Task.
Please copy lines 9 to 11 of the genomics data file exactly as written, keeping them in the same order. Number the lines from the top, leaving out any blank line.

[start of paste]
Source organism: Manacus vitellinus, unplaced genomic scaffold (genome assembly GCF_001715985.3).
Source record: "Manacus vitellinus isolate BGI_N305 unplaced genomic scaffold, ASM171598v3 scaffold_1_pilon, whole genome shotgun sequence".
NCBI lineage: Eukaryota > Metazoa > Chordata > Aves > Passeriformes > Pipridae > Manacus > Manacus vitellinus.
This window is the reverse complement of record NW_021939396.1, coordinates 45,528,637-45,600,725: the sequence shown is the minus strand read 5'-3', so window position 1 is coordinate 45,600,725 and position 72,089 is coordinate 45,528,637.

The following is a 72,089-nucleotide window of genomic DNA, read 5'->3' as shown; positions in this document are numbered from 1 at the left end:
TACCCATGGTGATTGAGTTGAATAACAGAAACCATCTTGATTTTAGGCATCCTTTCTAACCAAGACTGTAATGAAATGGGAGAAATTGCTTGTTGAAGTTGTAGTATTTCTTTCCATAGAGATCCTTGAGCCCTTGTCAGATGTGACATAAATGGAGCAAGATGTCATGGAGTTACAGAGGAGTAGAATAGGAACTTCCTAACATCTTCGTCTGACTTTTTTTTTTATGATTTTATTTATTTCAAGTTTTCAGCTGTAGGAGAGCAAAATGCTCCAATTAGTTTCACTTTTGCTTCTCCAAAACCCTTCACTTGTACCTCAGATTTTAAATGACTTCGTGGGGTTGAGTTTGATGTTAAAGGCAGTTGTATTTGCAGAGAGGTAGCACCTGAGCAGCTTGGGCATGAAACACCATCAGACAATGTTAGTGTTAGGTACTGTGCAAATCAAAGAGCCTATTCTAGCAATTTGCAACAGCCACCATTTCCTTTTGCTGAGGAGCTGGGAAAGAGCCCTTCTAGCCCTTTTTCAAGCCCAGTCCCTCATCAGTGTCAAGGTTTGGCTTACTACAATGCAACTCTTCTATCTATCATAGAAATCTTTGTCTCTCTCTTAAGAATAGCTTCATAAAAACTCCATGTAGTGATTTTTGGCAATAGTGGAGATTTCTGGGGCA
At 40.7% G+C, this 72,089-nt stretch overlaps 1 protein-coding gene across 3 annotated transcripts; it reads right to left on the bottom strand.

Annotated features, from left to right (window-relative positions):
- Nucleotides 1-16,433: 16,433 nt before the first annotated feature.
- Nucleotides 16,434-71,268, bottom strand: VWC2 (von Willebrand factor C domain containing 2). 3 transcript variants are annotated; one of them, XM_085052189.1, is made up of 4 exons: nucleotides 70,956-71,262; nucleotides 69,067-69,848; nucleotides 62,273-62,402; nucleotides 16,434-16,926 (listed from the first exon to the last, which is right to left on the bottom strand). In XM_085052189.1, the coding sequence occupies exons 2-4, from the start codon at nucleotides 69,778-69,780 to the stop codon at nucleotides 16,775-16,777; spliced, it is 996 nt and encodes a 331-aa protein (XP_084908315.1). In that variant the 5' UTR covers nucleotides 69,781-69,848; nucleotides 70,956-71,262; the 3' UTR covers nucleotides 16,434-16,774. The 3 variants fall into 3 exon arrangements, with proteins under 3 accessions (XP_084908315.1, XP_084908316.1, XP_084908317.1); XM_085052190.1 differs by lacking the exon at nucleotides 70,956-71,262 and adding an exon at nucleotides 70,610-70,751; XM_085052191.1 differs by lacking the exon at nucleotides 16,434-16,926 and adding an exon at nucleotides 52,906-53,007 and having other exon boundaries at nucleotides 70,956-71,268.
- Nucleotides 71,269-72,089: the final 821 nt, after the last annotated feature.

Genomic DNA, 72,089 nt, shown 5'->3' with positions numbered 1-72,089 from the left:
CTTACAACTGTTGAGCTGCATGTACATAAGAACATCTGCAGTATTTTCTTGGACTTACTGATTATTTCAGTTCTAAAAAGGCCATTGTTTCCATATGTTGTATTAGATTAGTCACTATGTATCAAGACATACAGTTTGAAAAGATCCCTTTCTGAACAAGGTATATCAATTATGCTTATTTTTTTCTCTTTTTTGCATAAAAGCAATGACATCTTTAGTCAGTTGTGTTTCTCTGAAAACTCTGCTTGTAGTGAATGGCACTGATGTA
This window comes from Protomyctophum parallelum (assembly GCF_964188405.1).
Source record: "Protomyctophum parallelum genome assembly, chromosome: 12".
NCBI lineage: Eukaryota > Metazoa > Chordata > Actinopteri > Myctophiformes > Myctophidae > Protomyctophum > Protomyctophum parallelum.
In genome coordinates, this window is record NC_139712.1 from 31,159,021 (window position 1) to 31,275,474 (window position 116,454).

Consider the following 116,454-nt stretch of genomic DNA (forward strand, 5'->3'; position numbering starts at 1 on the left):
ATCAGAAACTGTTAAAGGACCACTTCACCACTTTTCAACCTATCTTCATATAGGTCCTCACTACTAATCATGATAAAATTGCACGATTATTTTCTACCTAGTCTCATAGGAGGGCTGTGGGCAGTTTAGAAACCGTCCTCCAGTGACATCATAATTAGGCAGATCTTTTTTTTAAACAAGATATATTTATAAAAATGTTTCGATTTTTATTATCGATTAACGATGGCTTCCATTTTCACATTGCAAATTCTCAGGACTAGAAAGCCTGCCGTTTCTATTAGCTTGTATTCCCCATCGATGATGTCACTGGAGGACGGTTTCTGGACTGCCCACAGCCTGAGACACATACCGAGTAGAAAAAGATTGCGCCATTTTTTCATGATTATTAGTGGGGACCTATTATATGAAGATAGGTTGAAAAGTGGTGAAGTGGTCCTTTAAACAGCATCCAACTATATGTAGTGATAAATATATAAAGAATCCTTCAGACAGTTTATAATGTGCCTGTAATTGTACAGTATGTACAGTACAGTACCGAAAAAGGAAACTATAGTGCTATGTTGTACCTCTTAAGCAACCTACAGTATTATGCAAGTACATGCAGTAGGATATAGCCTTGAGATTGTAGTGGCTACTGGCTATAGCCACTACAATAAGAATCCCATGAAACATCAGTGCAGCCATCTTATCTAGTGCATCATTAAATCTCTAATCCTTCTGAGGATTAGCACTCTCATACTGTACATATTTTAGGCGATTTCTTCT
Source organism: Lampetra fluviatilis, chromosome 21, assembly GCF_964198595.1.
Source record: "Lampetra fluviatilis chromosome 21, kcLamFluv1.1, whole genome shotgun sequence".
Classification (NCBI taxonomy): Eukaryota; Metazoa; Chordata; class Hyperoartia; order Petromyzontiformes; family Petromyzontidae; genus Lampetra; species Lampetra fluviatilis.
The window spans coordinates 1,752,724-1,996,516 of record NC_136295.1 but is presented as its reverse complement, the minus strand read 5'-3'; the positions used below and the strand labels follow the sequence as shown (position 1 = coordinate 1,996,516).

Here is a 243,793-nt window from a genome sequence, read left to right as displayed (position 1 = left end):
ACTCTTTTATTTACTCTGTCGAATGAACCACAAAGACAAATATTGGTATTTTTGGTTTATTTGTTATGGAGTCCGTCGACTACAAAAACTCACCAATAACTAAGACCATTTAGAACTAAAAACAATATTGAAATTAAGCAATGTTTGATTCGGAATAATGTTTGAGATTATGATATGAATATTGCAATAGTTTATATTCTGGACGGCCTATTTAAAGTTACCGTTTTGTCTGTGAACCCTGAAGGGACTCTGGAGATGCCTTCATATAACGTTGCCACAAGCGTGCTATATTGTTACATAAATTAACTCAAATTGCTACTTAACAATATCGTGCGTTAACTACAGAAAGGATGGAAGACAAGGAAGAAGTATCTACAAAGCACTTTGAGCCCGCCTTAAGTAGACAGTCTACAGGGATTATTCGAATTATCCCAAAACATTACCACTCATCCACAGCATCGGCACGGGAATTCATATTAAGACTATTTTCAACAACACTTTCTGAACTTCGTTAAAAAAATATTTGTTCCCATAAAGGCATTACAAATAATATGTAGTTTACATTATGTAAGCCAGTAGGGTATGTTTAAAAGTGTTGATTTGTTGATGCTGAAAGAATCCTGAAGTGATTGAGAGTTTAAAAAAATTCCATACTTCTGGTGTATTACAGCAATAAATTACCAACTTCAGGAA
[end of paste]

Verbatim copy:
- Nucleotides 1-16,433: 16,433 nt before the first annotated feature.
- Nucleotides 16,434-71,268, bottom strand: VWC2 (von Willebrand factor C domain containing 2). 3 transcript variants are annotated; one of them, XM_085052189.1, is made up of 4 exons: nucleotides 70,956-71,262; nucleotides 69,067-69,848; nucleotides 62,273-62,402; nucleotides 16,434-16,926 (listed from the first exon to the last, which is right to left on the bottom strand). In XM_085052189.1, the coding sequence occupies exons 2-4, from the start codon at nucleotides 69,778-69,780 to the stop codon at nucleotides 16,775-16,777; spliced, it is 996 nt and encodes a 331-aa protein (XP_084908315.1). In that variant the 5' UTR covers nucleotides 69,781-69,848; nucleotides 70,956-71,262; the 3' UTR covers nucleotides 16,434-16,774. The 3 variants fall into 3 exon arrangements, with proteins under 3 accessions (XP_084908315.1, XP_084908316.1, XP_084908317.1); XM_085052190.1 differs by lacking the exon at nucleotides 70,956-71,262 and adding an exon at nucleotides 70,610-70,751; XM_085052191.1 differs by lacking the exon at nucleotides 16,434-16,926 and adding an exon at nucleotides 52,906-53,007 and having other exon boundaries at nucleotides 70,956-71,268.
- Nucleotides 71,269-72,089: the final 821 nt, after the last annotated feature.